In Annuities, Better Rates Come With Complexity

new york times

By Conrad De Aenelle September 15, 2011

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If you’re unhappy with the wretchedly low rates that many savings vehicles offer today, imagine how you would feel earning meager income until the day you die. If you recently began collecting on a fixed-rate annuity, you don’t need much imagination.

Rates on annuities — periodic payments for life by insurance companies to investors who have made regular or lump-sum contributions — are close to the lowest on record , just as bond and bank deposit rates are, financial planners point out.

At first glance, annuity rates do not seem so miserly. A woman, 65 and living in New York, for instance, can receive 7.1 percent a year, according to the Web site That may sound like a decent amount, but the money used to finance an annuity is forfeited to the insurer, so much of the 7.1 percent amounts to a return of capital.

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Investors looking for higher income, or at least the possibility of it, often turn to variable annuities, which invest in mutual funds and provide returns tied to those in financial markets. With stocks showing performance for the last decade that is modest or worse, and often volatile, variable annuities might have lost some appeal, planners say, so insurers have sold versions with enhancements like guaranteed minimum income rates or payments for nursing home stays.

Variable annuities, with or without these so-called riders, could meet the needs of some people in or near retirement, planners contend. They warn, however, that the vehicles tend to be complicated and expensive and may be best avoided.

Variable annuities “offer lots of good funds,” said Christopher Cordaro, chief investment officer of RegentAtlantic Capital in Chatham, N.J., “but they tend to be overloaded with fees and very opaque, so it’s difficult to pull them apart and figure out what you’re paying for.”

Much of the complexity and added cost stem from the riders. A typical income rider might offer the return on a stock index or a fixed percentage, typically 4 or 5 percent these days, whichever is greater — but with an asterisk.

When it comes time to draw income on some of these annuities, Mr. Cordaro cautioned, the amount that the investment would be worth under the guarantee cannot be cashed out or used to buy a fixed annuity at a market rate. It can only be converted to income at rates that would provide a total return, over the life of the annuity, below what would have been available through conventional annuities.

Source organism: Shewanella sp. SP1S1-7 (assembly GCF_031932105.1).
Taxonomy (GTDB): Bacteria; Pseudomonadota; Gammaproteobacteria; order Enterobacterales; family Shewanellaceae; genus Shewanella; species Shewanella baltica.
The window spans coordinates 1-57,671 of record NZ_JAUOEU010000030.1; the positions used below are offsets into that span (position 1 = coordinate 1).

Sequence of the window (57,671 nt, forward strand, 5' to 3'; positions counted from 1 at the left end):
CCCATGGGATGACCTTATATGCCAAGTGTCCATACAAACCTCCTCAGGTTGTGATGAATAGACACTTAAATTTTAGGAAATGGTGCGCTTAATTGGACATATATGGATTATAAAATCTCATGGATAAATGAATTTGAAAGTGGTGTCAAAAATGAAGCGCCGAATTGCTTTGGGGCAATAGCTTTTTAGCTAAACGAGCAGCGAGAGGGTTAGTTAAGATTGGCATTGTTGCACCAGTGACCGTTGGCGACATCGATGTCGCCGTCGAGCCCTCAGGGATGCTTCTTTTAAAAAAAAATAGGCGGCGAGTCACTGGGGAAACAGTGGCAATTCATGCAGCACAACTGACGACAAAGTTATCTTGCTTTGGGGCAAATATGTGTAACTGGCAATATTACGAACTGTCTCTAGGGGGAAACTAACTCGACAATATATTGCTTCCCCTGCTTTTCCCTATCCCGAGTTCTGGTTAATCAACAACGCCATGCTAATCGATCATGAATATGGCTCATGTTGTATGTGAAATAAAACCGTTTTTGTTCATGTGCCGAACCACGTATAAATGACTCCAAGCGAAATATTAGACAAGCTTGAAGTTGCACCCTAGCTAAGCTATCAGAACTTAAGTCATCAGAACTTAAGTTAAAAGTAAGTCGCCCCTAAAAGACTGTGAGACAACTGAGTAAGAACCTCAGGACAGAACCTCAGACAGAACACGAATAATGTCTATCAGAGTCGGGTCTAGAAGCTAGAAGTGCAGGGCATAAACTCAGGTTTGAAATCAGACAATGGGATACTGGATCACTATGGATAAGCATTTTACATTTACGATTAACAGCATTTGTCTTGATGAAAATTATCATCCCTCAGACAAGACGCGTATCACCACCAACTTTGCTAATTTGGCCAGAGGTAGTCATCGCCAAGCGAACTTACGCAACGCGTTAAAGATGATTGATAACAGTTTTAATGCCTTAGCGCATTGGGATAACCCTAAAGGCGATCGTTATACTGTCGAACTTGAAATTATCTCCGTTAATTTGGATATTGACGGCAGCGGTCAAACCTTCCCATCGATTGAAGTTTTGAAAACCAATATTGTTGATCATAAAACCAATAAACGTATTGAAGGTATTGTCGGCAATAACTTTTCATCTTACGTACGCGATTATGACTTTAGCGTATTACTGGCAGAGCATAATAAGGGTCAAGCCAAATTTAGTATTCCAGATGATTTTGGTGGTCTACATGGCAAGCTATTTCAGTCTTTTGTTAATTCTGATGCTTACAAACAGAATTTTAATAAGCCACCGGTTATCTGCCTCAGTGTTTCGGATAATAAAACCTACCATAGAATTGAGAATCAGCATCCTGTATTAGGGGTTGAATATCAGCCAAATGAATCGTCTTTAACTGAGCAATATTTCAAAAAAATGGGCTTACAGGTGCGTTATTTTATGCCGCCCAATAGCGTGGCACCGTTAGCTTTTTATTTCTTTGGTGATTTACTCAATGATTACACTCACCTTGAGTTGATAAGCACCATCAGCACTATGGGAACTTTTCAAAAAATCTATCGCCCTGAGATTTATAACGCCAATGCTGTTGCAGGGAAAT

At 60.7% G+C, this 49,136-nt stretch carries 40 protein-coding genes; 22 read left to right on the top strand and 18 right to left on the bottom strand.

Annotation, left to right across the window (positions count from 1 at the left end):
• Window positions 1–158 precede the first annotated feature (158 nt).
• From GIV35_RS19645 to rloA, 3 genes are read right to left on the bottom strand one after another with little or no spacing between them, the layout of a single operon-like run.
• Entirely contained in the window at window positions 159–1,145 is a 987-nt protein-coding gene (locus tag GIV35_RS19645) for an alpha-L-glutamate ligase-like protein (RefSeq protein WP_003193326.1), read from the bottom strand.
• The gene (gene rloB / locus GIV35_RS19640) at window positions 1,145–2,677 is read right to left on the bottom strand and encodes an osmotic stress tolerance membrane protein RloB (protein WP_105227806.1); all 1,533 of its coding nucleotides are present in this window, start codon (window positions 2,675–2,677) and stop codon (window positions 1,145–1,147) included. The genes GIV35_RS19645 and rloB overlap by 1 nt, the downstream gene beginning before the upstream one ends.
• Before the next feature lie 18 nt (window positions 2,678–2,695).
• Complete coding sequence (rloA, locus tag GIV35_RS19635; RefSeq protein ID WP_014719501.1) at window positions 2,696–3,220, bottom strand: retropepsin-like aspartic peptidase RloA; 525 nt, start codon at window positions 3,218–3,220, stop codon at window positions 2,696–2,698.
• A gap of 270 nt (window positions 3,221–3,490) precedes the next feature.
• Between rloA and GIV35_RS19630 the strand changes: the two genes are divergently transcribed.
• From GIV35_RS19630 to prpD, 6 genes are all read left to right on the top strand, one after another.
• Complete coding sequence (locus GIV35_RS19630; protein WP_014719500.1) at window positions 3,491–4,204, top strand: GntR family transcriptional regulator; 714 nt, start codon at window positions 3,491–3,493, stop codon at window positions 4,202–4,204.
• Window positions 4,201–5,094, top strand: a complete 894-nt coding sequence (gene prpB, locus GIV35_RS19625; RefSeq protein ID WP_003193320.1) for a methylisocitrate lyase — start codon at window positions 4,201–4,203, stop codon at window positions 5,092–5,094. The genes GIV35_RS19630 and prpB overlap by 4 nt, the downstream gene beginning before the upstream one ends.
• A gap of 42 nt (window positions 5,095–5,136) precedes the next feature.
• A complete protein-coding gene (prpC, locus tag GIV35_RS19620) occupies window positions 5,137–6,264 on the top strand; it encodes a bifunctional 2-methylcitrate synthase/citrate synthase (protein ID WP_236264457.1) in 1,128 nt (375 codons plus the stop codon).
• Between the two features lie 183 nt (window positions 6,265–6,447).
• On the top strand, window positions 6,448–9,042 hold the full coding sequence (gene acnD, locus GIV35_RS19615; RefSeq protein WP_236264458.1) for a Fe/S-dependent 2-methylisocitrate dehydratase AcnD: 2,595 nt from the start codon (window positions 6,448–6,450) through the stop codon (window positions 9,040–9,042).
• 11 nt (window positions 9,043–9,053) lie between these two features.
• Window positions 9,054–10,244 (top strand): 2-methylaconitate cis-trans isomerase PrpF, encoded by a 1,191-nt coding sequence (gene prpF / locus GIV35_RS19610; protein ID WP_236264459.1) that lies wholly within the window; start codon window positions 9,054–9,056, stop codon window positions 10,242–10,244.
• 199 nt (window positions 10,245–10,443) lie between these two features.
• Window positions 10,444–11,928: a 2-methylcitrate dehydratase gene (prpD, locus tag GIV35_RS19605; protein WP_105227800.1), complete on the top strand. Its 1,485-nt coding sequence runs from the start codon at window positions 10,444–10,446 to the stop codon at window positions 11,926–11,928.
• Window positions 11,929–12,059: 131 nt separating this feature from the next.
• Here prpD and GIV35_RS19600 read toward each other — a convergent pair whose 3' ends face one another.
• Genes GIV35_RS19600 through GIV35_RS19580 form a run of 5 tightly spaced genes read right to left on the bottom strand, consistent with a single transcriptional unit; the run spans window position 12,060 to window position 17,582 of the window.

“You can get a stream of income, but not the pot of money they said this grew to be,” he said. “If you really do the math on these, the guarantees aren’t worth what you’re paying for them. Insurance companies tend to make a lot of money off these things.”

Not just on the fancy ones, either. The average bare-bones variable annuity has fees totaling 2.5 percentage points a year, according to Morningstar. (Payment rates quoted by insurance companies and specialist Web sites are net of fees and represent amounts paid to investors.)

John McCarthy at Morningstar says that, on average, 1.5 points of the fees are accounted for by the death benefit that the typical variable annuity calls for if death occurs in the period that contributions are being made. The other point covers the cost of managing the investment funds in the annuity.

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Other features mean additional charges. Todd Pack, president of Financial Advisers of America, a firm in Carlsbad, Calif., said that income riders cost 0.6 percentage points and up a year.

There are also annual charges for the bonuses that are often included to persuade investors to transfer from one annuity to another, Mr. Pack noted. He generally considers these bonuses a bad value, and he is no fan of nursing home riders, either.

“They tend to be very restrictive,” he observed. They kick in only after the annuity has been owned for several years, he said, or after the holder has been in a nursing home for many months.

Roman Ciosek, a managing director of HighTower, a Chicago financial advice firm, treats variable annuities with great circumspection, as his peers do, but he considers the rates available in some income riders attractive.

“Because rates are so low” on fixed-rate alternatives, “these annuities are more attractive,” Mr. Ciosek said. He added that he expected insurers to begin lowering rates in income riders, so he advised anyone interested in such an annuity to think about buying it sooner rather than later.

He suggested, however, that investors who would not need their money for at least several years might park it in a retirement account and buy term life insurance. That is a way to obtain the main features of a variable annuity at lower cost and with little added risk, in his view.

Mr. Cordaro recommended keeping a balanced portfolio of stocks and bonds and selling enough stocks each year to buy a no-frills, fixed-rate annuity with 5 percent of total assets. Each one should be with a different insurer because annuities are not federally insured and state authorities provide only limited protection for policyholders, he explained.

This gradual approach will also help avoid investment of a disproportionate amount during periods of very low rates. Because this is one such period, Mr. Cordaro would not be in a hurry to carry out his strategy. “If I knew that interest rates were going up in two or three years, which is probably a good bet,” he said, “I might want to hold off doing it.”

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